I don’t know about how it’s been for you, but this has been kind of a strange Advent for me. I suppose some of that is because, being newly ordained, I am taking a new role in all the celebrations of the season. But that’s not it entirely, I don’t think. Advent began kind of late – as late as it could possibly get – and here we are on the Fourth Sunday of Advent. But that doesn’t mean we have a full week of celebration. No, in just a few hours, we’ll be packing this place with Poinsettias and calling it Christmas!
On Tuesday, we’ll likely see the Christmas decorations that we have been enjoying since mid-October coming down in most stores, and perhaps in some homes as well. Christmas trees, many still green, will be out at the curb, waiting to be taken away and ground up for mulch. The music on WLIT will return to secular light rock, and even the Christian stations like WMBI and WBGL will be back to plain old Christian contemporary. Our society will be done with Christmas.
But we won’t. For us, Christmas includes the feast of the Holy Family, which we will celebrate next Sunday, and also the Solemnity of the Epiphany of the Lord, celebrated on January 7th. We will officially end our Christmas season on the 8th of January, with the feast of the Baptism of the Lord. But even then, we have some remnants of Christmas that will permeate our prayer all the way through the feast of the Presentation of the Lord on February 2nd.
But even all of that isn’t the end for us Catholics. For us, the birth of Christ is merely the beginning. The real mystery of the Incarnation of Christ that causes us to celebrate on Christmas leads us all the way through the Church year, encompassing Jesus’ passion, death, resurrection, and ascension into heaven. The outpouring of the Holy Spirit will enliven us to continue to make Christ present in the world, and that same Spirit will let Christ be born again into hearts that are opened to him throughout the year. We celebrate Christmas all the time.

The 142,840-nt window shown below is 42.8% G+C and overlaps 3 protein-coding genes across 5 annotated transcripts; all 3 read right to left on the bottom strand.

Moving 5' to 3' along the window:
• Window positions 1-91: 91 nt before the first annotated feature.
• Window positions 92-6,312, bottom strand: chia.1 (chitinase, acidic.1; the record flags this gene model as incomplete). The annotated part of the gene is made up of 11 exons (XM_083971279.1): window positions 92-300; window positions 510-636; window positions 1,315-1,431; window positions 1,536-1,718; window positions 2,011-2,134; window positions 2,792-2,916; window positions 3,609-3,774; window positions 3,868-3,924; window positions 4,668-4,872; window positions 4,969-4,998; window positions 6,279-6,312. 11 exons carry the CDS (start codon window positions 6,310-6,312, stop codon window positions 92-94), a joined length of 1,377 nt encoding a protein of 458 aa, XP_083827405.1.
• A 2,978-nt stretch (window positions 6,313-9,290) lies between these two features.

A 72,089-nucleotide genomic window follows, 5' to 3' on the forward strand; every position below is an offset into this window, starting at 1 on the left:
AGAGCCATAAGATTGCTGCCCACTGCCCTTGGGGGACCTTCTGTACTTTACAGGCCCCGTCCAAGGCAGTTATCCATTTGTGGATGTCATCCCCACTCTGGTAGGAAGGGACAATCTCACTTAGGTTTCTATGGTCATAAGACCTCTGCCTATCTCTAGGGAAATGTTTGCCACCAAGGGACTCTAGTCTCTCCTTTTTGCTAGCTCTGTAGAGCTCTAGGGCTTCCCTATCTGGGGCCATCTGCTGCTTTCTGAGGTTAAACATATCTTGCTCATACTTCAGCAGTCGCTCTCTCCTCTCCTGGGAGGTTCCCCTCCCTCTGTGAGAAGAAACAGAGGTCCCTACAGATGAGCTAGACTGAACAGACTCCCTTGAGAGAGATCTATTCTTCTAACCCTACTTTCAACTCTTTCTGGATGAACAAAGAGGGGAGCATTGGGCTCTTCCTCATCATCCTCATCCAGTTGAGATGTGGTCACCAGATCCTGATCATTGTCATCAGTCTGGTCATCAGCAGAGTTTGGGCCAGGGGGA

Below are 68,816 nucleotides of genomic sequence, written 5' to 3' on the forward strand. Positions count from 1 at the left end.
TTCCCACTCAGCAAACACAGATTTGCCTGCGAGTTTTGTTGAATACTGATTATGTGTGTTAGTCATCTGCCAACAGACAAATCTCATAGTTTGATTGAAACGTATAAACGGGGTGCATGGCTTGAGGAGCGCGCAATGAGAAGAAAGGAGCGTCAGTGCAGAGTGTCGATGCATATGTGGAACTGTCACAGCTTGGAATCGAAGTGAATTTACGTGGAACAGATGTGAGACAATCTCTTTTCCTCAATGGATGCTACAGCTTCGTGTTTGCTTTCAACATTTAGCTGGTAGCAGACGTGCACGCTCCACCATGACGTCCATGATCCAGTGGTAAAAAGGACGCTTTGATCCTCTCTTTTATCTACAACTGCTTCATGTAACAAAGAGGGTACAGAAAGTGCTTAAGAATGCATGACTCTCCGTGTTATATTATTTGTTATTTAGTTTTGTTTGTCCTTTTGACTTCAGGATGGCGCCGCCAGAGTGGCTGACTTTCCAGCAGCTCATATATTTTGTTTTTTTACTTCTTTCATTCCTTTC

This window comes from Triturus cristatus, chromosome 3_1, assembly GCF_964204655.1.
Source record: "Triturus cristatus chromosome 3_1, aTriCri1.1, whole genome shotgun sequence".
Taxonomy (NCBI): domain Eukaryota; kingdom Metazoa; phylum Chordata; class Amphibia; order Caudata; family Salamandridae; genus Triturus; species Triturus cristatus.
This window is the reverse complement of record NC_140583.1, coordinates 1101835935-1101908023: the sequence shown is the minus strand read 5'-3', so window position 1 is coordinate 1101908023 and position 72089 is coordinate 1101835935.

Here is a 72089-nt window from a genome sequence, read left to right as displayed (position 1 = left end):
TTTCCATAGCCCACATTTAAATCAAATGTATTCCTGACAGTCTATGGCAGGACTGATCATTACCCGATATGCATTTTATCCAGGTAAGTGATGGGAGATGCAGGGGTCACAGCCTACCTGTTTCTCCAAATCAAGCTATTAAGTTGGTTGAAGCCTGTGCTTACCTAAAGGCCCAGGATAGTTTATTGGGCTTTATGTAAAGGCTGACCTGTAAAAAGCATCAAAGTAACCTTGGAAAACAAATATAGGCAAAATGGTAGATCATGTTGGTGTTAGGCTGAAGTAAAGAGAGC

The real message of Christmas is also the message of this Fourth Sunday of Advent. God, who loves his people, visits his people and promises to do great things among us, his holy people. The prophet Micah tells us that God promised it in ancient days, shepherding and guarding his flock, calling them to concrete peace in days of great evil. And today’s Gospel reminds us of the wonderful, incredible, holy things he did in the lives of Mary and Elizabeth. Elizabeth bore God’s prophet to pave the way for the Son of Mary who would be our Savior. Elizabeth was too old to bear a child, and Mary never had relations with a man, but none of that matters to God, through whom all things are possible. God promises to do holy things in and through his faithful people.
And this Fourth Sunday of Advent, we are those holy people. If we open our hearts and lives to God our Savior, he will do great things among us too. We just can’t be among those who throw out the Christmas decorations first thing on December 26th. We have to remember that Christ longs to be born in us every day. When we realize that and live it, Elizabeth can also say of us, “Blessed are you who believed that what was spoken to you by the Lord would be fulfilled.”
Come, Lord Jesus!